Julia Wise writes in a blog post that we can think of our goals as different buckets. She calls her moral bucket her ‘efficiency bucket’. She puts a certain, sizable chunk of her time and resources into this bucket. In her ‘personal satisfaction bucket’ she puts the money and time it takes to go for coffee with her friend, but also to donate to the friend’s sick uncle’s fundraiser. The bucket analogy has been useful to effective altruists, the metaphor is often used in conversation. But Wise’s post doesn’t exactly answer the pressing question. She titles the post ‘you have more than one goal and that’s okay’, but ends with the sentence ‘If you also have a goal of improving the world as much as you can, decide how much time and money you want to allocate to that goal, and try to use that as effectively as you can [my emphasis]’ Linger on ‘How much [...] you want to’. If (like Wise, who felt compelled to write this post) you feel your morality pushing you up the hill, what role does what you want have in how far you climb?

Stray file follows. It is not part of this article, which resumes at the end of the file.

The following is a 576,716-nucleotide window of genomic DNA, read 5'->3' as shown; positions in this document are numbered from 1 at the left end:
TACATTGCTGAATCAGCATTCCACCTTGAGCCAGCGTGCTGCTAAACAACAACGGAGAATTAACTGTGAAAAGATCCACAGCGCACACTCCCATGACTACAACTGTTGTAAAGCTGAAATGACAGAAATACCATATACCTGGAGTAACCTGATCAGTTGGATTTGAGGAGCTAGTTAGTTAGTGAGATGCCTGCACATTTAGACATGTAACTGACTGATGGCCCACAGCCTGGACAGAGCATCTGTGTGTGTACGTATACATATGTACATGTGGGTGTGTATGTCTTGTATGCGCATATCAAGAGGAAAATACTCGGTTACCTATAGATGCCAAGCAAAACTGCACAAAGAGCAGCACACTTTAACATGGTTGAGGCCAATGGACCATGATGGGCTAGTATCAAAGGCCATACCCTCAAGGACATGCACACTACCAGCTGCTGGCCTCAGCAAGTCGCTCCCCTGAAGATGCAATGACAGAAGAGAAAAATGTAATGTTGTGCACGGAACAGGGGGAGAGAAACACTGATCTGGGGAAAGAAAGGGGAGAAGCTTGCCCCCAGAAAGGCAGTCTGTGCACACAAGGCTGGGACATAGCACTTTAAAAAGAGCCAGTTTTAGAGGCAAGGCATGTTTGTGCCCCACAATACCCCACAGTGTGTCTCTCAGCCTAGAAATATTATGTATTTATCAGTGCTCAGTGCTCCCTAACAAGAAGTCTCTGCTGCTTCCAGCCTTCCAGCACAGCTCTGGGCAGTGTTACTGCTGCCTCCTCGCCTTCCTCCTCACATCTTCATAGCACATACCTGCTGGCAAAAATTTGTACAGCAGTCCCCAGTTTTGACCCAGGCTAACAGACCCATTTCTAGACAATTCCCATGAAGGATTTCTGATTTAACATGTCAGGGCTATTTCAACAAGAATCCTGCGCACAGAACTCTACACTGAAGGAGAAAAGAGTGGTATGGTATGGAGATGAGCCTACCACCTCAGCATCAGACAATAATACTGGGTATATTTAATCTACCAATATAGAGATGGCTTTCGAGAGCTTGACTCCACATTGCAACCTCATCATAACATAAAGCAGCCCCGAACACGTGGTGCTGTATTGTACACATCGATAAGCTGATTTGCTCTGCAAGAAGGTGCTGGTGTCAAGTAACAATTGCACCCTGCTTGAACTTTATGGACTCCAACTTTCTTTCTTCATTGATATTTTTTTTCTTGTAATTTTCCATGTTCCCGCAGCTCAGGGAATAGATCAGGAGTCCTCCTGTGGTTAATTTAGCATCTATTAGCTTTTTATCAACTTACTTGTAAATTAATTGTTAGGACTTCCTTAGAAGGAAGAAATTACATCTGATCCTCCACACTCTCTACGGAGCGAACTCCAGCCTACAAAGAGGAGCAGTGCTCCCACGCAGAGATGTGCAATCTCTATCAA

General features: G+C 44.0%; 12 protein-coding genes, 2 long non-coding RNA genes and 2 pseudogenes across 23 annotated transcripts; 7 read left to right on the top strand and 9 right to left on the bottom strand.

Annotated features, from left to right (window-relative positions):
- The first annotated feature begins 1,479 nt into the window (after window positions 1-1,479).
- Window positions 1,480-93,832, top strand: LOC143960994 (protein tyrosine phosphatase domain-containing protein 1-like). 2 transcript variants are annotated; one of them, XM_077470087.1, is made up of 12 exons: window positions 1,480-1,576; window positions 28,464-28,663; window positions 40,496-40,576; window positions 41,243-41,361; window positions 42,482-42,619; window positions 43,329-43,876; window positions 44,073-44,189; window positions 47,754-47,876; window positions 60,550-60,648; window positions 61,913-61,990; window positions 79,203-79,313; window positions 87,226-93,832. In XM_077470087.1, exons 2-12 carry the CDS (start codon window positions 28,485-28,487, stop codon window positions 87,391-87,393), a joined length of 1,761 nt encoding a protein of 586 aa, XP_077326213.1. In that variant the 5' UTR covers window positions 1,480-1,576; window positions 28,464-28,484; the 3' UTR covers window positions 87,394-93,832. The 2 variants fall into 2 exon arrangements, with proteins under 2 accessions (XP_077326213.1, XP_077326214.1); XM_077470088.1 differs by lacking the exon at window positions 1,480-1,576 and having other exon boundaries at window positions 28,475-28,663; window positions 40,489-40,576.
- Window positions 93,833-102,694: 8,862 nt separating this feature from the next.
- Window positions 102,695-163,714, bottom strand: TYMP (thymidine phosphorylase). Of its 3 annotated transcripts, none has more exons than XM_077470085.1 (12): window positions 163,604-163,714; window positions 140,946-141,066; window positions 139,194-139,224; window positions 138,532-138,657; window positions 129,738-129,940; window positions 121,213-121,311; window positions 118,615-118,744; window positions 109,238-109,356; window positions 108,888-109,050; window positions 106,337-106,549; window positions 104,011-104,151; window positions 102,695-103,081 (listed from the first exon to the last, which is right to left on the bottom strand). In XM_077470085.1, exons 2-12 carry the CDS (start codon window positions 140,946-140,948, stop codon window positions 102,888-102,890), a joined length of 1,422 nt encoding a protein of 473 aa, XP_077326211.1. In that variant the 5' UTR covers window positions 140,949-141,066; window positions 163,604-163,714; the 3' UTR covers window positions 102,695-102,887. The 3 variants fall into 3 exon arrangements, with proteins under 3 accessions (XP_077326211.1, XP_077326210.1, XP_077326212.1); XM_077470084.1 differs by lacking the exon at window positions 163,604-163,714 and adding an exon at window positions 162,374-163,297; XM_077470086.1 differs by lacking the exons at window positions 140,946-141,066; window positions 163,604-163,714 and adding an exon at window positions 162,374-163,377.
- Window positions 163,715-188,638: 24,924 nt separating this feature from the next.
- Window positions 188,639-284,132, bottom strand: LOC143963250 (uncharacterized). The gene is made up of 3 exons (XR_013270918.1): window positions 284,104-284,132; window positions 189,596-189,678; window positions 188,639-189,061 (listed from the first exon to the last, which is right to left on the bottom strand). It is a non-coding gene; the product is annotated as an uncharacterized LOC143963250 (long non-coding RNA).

In her popular paper, Moral Saints, the philosopher Susan Wolf argues that we shouldn’t keep climbing the hill– that we should restrain ourselves. She claims that not to do so would be irrational, undesirable, and perhaps even wrong. She does this by forcing us to look at the top of the hill, at the image of the moral saint, the person who has reached the crest. If we see where we are going and realise that when we get there, we won’t be the people we want to be, then perhaps we will see that morality shouldn’t be our only source of aspiration.